Helping animals makes life better for the Busches – Published in South Mississippi Living
Story by PRISCILLA LOEBENBERG
Photos by JOHN STRICKLIN
For more than a decade, Mark and Jodi Busch have altered and enriched their lives by adopting sick or imperiled animals. The rescued dogs often have heartworms and an array of injuries when they first meet the Busches, who nurse them back to health and make them permanent members of the family.
In October, the Busch family added one more to their family of 10 in an unusual way — they bid on him. The newest Busch dog, Beau, is a one-year-old border collie/springer spaniel mix who was among the adoptable dogs featured at the Humane Society of South Mississippi’s Rock-N-Roll-Over fundraiser.
“Seeing the energy he had — it was meant to be,” said Mark.
High energy dogs like border collies require so much exercise that many families cannot handle them. Dogs who don’t get enough exercise often become destructive and are more likely to be abandoned or abused. Beau now has plenty of room to run at the Busches’ three-acre property, which is dog-friendly inside and out and alive with playmates.
In addition to “Mom” and “Dad,” Beau now has human sisters Jasmine and Taylor; Roxie, a 14-year-old chow/golden retriever mix; Brandi, an 11-year-old medium sized mix of undeterminable parentage; Cierra, a five-year-old chow/akita mix; Bella, a three-year-old border collie; Princess, a five-year-old lhasa apso; and Shadow, a 15-pound black Maine coon cat who thinks he is a dog.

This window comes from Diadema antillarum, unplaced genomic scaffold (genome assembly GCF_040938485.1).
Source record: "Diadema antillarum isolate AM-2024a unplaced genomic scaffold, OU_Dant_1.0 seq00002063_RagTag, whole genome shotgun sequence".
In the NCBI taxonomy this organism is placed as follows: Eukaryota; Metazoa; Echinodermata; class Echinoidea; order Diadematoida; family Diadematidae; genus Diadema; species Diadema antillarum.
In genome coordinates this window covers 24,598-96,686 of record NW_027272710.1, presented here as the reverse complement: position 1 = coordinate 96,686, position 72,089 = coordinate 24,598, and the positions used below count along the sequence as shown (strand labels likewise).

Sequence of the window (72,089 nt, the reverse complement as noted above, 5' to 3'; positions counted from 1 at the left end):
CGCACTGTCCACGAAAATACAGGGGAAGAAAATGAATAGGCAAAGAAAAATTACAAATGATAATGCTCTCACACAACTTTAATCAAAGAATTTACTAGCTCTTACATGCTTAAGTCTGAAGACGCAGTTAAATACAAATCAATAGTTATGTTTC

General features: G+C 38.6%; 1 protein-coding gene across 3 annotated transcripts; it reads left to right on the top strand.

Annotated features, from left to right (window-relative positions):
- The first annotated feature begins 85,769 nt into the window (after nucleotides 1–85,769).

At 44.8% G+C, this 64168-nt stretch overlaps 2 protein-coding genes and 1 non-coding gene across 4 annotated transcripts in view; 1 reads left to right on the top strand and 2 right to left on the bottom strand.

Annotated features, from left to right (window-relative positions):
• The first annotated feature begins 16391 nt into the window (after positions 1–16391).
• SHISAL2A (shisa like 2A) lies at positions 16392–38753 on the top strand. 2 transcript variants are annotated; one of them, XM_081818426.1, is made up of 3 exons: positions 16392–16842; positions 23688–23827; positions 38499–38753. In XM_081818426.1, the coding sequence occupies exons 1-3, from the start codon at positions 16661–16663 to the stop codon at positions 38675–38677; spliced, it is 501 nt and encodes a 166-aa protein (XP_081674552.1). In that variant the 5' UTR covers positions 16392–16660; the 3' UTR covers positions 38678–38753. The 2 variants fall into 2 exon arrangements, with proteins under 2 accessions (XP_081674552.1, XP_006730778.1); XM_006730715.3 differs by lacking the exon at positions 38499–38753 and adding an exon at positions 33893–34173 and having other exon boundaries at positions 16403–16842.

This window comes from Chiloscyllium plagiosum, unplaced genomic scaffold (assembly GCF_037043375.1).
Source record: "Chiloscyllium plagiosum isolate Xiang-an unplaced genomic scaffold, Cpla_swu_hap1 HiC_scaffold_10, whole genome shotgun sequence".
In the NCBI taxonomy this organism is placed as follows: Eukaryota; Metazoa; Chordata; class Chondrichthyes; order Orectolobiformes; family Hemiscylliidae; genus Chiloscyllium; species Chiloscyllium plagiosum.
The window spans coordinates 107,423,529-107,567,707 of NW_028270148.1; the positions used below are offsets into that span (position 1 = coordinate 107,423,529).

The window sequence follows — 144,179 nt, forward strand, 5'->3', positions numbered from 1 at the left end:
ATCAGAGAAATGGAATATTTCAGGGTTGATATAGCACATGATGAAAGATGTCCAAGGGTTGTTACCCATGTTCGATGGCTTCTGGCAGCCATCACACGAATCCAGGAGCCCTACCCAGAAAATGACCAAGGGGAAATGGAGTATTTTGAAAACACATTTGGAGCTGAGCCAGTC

“It’s the most amazing thing to come home and see all of these faces waiting to greet you,” said Jodi. “They are all so special.”
One might think all the attention the couple gives to the dogs might make the girls a little jealous. But, the couple said the children are devoted to the animals. Instead of gifts for her eighth birthday, Jasmine (now 9) asked friends to bring donations for HSSM.
When the family delivered the truckload of supplies to the shelter, they encountered Princess. The dog was suffering from heartworms, bladder stones and infected injuries and was scheduled for euthanasia, but Jasmine couldn’t allow that to happen on her birthday.
One of the most unusual rescues the Busches carried out was for the cat, Shadow. He was in a container next to a boa constrictor’s enclosure and was only hours away from becoming snake food when the family whisked him away. He and Beau now share Jodi’s pillow with her every night in the couple’s crowded, though always warm and furry, bedroom.
The Busches go through about 30 pounds of dog food a week and cater to three special diets. The mobile vet is a frequent visitor and caring for the animals can be expensive and time-consuming. They caution people to make sure they understand the needs of the breed they are considering and can afford it before adopting. That being said, they encourage everyone to improve their lives by adopting a needy animal.
“Rescues make the greatest pets. They always show appreciation,” said Mark. “Some of the best-kept secrets are at the local shelter.”
Humane Society of South Mississippi 228.863.4394
Hancock County Humane Society 228.467.7686
Jackson County Animal Shelter 228.497.6350